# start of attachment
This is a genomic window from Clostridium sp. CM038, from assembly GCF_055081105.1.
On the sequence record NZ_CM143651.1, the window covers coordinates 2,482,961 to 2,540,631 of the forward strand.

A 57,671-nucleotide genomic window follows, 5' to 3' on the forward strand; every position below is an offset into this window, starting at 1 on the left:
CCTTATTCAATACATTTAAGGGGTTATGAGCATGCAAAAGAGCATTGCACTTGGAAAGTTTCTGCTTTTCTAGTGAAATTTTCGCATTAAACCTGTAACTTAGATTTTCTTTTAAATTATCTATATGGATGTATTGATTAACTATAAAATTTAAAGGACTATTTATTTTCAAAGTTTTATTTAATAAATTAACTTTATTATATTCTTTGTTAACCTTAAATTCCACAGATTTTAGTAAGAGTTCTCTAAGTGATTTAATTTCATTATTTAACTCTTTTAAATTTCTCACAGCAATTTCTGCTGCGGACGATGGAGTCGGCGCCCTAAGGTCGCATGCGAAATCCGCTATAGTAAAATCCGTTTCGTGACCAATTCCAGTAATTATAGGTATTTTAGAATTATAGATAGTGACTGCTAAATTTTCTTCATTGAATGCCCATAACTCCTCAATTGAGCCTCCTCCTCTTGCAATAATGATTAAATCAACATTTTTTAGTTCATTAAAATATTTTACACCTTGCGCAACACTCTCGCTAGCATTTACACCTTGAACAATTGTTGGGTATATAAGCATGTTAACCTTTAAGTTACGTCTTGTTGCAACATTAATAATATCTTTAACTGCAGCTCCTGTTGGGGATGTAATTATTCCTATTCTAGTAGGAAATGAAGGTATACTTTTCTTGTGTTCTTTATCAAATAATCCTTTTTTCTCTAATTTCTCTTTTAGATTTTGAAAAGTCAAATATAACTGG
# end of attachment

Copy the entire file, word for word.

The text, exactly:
This is a genomic window from Clostridium sp. CM038, from assembly GCF_055081105.1.
On the sequence record NZ_CM143651.1, the window covers coordinates 2,482,961 to 2,540,631 of the forward strand.

A 57,671-nucleotide genomic window follows, 5' to 3' on the forward strand; every position below is an offset into this window, starting at 1 on the left:
CCTTATTCAATACATTTAAGGGGTTATGAGCATGCAAAAGAGCATTGCACTTGGAAAGTTTCTGCTTTTCTAGTGAAATTTTCGCATTAAACCTGTAACTTAGATTTTCTTTTAAATTATCTATATGGATGTATTGATTAACTATAAAATTTAAAGGACTATTTATTTTCAAAGTTTTATTTAATAAATTAACTTTATTATATTCTTTGTTAACCTTAAATTCCACAGATTTTAGTAAGAGTTCTCTAAGTGATTTAATTTCATTATTTAACTCTTTTAAATTTCTCACAGCAATTTCTGCTGCGGACGATGGAGTCGGCGCCCTAAGGTCGCATGCGAAATCCGCTATAGTAAAATCCGTTTCGTGACCAATTCCAGTAATTATAGGTATTTTAGAATTATAGATAGTGACTGCTAAATTTTCTTCATTGAATGCCCATAACTCCTCAATTGAGCCTCCTCCTCTTGCAATAATGATTAAATCAACATTTTTTAGTTCATTAAAATATTTTACACCTTGCGCAACACTCTCGCTAGCATTTACACCTTGAACAATTGTTGGGTATATAAGCATGTTAACCTTTAAGTTACGTCTTGTTGCAACATTAATAATATCTTTAACTGCAGCTCCTGTTGGGGATGTAATTATTCCTATTCTAGTAGGAAATGAAGGTATACTTTTCTTGTGTTCTTTATCAAATAATCCTTTTTTCTCTAATTTCTCTTTTAGATTTTGAAAAGTCAAATATAACTGG